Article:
Friday, December 14, 2012

RCI Cybermagazine

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Episode date 13 December 2012
Interviews and reports
Designing with recycled tires
(CBC vid grab)
In 1990, near the small town of Hagersville, Ontario arsonists are thought to have started a massive and toxic fire in millions of old used tires which had been collecting there for years.  There have also been other cases of huge fires in such massive piles of old tires.
Ontario and the tire industry sought to end such dangers along with the illegal dumping of used tires throughout cities and countryside. One such effort was the creation of the non-profit “Ontario Tire Stewardship” (OTS) and the Used Tires Programme and Green My Tires website which exists to help Ontarians reduce, reuse and recycle the province’s annual 12 million used tires.

In order to increase awareness of the products made with recycled tires, the OTS began a competition called OTS Student Design Challenge in which college and university students in landscaping design are given an actual space to landscape using recycled tire products.

The first competition was last year, and a new competition is soon to begin.
'Idle No More' indigenous peoples, protests and a hunger strike
Logo design by Aaron Paquette
On Monday (Dec10), thousands of people demonstrated across Canada to uphold the rights of indigenous people with the theme 'Idle No More'. On Tuesday, Chief Theresa Spence of the Attawapiskat community, in the northern part of the province of Ontario, went on a hunger strike.

Even so, most Canadian were probably not aware of the demonstrations, and the hunger strike received limited media coverage.

RCI's Wojtek Gwiazda talked to Dr Pamela Palmater, an Associate Professor and Chair in Indigenous Governance in the Department of Politics and Public Administration at Toronto's Ryerson University. She is a practicing lawyer, a Mi'kmaw citizen, and a member of the Eel River Bar First Nation in the province of New Brunswick.
What will You be Doing on December 21st?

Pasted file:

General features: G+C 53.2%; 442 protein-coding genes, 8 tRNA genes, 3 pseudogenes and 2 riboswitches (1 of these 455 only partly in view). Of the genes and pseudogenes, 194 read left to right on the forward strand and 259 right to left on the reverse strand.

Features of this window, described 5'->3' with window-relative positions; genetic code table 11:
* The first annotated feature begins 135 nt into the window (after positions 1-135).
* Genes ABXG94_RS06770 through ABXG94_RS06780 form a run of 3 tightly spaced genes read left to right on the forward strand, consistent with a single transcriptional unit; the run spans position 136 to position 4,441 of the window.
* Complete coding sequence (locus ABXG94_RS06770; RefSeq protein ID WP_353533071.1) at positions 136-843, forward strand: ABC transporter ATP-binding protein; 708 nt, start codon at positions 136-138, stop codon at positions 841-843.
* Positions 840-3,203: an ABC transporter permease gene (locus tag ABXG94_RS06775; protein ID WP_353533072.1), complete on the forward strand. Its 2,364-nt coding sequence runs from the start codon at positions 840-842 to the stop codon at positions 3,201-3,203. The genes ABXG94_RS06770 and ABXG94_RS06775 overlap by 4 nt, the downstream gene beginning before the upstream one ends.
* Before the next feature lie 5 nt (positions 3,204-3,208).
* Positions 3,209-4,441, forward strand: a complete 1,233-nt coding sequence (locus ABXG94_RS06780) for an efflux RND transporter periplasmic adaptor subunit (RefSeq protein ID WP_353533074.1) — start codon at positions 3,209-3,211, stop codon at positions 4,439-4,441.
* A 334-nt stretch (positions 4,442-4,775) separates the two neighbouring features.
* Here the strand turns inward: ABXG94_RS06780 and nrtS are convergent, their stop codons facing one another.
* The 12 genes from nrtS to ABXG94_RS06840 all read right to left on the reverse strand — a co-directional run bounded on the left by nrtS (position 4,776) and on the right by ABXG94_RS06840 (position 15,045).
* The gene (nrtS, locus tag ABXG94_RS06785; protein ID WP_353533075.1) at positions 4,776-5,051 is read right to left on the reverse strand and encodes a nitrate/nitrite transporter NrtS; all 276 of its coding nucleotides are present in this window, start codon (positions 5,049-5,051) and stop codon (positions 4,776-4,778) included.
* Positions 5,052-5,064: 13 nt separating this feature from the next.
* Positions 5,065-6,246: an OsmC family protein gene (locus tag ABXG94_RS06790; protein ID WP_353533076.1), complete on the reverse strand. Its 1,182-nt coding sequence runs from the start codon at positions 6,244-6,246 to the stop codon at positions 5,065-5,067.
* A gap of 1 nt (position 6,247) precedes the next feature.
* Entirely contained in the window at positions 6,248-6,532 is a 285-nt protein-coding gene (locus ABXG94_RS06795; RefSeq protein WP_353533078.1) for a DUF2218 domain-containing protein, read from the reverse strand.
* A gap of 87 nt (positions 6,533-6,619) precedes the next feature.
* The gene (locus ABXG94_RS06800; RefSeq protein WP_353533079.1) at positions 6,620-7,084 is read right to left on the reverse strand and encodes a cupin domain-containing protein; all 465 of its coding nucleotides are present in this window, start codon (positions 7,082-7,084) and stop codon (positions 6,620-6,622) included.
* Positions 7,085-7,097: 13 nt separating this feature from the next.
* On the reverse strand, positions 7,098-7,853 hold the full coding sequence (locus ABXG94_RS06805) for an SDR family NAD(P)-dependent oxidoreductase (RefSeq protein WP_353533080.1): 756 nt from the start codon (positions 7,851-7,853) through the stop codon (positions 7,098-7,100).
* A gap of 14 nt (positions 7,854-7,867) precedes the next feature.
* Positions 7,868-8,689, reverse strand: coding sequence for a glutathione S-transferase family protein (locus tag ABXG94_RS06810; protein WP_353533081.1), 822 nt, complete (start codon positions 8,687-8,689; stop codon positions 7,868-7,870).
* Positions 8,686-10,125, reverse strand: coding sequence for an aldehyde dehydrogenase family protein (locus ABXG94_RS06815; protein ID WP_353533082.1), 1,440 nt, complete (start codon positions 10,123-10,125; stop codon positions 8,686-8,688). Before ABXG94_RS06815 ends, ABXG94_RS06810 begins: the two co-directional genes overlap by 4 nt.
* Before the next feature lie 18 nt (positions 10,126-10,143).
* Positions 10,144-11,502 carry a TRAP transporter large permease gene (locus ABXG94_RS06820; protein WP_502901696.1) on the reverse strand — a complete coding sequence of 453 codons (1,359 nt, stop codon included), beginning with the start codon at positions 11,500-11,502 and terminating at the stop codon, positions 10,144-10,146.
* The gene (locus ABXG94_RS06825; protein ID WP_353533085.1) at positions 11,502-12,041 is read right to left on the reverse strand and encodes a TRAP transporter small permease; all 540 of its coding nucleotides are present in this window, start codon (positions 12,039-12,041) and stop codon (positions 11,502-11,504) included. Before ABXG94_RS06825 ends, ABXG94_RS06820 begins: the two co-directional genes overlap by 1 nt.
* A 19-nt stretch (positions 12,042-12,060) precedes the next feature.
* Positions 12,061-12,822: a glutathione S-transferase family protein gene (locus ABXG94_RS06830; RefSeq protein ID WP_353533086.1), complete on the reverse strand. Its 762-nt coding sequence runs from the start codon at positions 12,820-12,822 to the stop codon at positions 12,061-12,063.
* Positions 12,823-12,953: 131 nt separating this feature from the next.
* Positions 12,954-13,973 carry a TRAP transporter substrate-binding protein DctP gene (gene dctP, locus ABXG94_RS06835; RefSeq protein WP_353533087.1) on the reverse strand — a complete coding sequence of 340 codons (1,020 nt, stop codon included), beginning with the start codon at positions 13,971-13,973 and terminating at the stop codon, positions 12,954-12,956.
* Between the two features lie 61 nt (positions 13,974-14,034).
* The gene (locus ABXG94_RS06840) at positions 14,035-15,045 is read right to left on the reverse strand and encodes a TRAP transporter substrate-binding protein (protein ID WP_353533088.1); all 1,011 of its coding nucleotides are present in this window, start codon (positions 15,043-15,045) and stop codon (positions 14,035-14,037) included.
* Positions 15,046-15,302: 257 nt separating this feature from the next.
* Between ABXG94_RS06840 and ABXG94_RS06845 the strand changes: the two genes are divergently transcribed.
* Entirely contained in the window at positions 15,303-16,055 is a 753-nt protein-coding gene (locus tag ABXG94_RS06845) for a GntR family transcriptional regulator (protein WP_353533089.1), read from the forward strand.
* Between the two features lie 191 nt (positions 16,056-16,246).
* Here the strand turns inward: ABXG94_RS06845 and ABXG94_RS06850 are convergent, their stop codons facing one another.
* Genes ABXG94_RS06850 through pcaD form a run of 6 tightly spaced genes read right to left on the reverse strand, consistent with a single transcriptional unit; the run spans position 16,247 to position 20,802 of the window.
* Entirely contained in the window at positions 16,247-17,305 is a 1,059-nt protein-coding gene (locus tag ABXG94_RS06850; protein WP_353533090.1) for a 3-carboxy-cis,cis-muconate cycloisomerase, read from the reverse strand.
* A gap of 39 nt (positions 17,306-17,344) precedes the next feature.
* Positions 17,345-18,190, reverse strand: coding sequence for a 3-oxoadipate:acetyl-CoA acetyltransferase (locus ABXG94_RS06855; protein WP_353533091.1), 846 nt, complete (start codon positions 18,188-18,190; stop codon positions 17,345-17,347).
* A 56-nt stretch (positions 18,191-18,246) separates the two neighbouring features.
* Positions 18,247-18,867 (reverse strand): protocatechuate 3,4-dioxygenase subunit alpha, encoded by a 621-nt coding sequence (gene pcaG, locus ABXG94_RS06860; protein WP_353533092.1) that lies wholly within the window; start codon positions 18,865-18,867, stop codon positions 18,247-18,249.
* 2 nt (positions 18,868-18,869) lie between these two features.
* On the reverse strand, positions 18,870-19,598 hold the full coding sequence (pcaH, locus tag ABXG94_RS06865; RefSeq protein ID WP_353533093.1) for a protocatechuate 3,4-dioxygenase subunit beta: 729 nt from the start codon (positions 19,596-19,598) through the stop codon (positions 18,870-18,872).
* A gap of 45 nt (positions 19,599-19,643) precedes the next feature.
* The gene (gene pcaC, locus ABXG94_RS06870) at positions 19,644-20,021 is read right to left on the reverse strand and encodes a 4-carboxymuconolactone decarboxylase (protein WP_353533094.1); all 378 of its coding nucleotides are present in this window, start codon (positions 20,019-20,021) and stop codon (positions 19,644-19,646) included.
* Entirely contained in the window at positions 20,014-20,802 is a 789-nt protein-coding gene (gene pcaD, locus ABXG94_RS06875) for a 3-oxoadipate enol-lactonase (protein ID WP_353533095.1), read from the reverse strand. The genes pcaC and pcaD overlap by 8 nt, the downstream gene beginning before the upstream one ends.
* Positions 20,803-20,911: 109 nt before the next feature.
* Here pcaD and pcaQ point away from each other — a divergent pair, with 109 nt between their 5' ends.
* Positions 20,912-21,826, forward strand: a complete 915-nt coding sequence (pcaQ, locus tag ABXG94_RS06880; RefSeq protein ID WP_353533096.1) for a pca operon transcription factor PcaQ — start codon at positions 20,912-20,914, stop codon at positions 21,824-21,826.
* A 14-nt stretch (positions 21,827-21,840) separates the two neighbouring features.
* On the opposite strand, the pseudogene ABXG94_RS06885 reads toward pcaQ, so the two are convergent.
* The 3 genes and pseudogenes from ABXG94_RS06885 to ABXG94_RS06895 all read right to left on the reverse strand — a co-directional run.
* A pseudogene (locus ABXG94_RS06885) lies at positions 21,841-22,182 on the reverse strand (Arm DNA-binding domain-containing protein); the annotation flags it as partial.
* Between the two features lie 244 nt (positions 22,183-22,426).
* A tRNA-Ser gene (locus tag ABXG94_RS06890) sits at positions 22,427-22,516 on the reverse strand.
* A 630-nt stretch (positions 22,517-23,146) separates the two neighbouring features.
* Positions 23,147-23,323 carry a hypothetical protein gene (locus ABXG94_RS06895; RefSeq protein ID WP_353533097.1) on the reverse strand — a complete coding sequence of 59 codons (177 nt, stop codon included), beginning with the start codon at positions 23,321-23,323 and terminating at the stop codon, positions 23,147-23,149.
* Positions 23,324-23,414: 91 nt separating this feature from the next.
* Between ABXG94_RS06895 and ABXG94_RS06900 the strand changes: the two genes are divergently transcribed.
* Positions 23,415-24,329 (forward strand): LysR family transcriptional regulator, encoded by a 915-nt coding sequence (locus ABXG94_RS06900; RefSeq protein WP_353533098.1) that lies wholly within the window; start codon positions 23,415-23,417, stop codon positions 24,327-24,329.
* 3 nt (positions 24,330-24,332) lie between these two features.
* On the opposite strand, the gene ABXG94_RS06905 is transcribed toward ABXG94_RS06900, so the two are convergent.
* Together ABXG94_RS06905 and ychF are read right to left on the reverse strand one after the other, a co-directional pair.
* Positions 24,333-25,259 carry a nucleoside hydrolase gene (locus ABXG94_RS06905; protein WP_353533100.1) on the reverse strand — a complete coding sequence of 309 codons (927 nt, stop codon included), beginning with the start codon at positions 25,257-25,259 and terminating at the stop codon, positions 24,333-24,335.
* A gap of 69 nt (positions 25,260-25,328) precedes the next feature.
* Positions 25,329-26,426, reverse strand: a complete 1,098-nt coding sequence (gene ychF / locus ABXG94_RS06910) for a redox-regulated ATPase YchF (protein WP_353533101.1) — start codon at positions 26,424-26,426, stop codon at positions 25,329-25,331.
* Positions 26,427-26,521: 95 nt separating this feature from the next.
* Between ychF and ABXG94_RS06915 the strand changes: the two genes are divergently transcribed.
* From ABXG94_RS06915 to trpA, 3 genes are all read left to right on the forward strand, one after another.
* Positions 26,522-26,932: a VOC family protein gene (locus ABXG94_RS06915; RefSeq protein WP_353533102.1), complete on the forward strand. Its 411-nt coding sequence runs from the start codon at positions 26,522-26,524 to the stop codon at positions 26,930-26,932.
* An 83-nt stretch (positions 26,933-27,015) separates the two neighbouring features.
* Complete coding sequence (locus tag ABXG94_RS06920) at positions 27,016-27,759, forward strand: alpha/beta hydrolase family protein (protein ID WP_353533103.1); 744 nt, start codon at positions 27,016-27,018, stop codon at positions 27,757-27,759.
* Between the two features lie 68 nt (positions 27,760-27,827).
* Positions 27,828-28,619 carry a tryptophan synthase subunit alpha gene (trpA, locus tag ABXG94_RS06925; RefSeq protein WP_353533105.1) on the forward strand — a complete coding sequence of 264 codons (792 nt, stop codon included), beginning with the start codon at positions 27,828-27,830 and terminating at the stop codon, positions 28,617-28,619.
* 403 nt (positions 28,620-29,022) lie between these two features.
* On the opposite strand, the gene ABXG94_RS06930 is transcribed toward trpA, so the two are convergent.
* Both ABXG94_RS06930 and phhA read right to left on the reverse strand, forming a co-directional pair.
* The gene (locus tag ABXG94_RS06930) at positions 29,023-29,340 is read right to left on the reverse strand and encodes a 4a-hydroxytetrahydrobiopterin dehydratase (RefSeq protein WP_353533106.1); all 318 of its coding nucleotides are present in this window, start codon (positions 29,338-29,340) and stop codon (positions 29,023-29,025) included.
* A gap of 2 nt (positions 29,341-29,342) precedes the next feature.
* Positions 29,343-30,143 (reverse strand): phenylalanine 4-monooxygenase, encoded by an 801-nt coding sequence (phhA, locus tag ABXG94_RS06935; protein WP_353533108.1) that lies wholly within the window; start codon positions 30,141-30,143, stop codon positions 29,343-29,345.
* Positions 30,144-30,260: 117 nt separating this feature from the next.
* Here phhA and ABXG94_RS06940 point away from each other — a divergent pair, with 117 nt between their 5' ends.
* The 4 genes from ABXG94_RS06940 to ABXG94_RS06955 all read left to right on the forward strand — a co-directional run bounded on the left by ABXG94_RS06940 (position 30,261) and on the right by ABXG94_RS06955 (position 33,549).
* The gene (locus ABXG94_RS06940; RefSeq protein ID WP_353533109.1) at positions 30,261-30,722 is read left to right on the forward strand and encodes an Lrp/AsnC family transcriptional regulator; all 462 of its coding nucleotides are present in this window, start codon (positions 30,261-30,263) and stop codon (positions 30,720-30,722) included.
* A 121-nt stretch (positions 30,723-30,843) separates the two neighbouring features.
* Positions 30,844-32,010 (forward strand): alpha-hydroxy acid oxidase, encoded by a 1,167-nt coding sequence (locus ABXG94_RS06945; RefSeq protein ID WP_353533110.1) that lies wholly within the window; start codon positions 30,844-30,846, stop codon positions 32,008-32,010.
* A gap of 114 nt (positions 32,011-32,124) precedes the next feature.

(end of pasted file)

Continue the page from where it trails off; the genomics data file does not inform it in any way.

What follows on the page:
Maya Indian Jose Erenesto Campos prays during a Maya ceremony in June 2011 at the archeological site of Tazumal in Chalchuapa, El Salvador.
12.12.12 came and went with a multitude of weddings and births on what was considered an especially auspicious day, if not simply for the ability to remember the anniversary.

The next big occasion is 21.12.12, the day people say the Mayan calendar comes to an end.  But does it?  Not according to Professor Lorenzo DiTommaso.  He is Associate Professor and Chair of Concordia University’s Religious Studies Department in Montreal.  Described as Canada’s Man of Doom, he has been studying apocalyticism for years now.
Read the news
Canada's household debt-to-income ratio at all time high
Statistics Canada
Figures released by the Canadian agency Statistics Canada suggests Canadians are more financially vulnerable. The results for the third quarter show Canadian household debt-to-income ratio is now at 164.6%. [...]
Simple technique to reduce hospital infections
CBC
It is simple and effective. The process known as “light therapy� or more technically as “photodisinfection� aims to reduce post-operation bacterial infections in patients. [...]
Christmas Trees in Canada and from Canada
Photo Patrick Price/Reuters/CBC
This is not how most Canadians get their Christmas tree, but many people will drive out to the country to a tree-farm and walk around among the evergreens until they find the one they want to cut. [...]
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